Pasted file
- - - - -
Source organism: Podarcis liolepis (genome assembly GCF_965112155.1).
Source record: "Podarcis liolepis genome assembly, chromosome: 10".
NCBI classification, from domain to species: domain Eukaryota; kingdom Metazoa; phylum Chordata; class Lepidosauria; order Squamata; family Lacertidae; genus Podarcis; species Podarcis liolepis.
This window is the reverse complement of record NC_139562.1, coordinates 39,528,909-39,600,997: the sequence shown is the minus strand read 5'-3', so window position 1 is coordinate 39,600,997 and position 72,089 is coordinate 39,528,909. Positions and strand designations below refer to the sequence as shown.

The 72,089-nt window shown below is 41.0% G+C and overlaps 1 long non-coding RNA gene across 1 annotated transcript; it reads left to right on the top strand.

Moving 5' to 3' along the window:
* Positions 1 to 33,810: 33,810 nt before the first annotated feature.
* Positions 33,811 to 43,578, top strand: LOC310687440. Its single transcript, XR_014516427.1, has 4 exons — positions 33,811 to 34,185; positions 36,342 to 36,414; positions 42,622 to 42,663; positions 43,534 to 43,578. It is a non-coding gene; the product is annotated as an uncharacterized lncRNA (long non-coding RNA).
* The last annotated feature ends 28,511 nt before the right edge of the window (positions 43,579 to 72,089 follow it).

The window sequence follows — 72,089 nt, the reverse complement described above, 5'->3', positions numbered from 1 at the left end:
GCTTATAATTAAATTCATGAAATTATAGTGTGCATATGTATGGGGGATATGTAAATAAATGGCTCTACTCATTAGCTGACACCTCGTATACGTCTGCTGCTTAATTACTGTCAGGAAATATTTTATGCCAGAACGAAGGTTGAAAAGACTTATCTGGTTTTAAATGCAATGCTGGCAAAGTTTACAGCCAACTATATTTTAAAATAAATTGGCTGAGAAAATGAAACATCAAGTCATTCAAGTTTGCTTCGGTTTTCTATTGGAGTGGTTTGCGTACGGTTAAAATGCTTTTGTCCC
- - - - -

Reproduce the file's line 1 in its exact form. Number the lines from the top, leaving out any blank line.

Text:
Source organism: Podarcis liolepis (genome assembly GCF_965112155.1).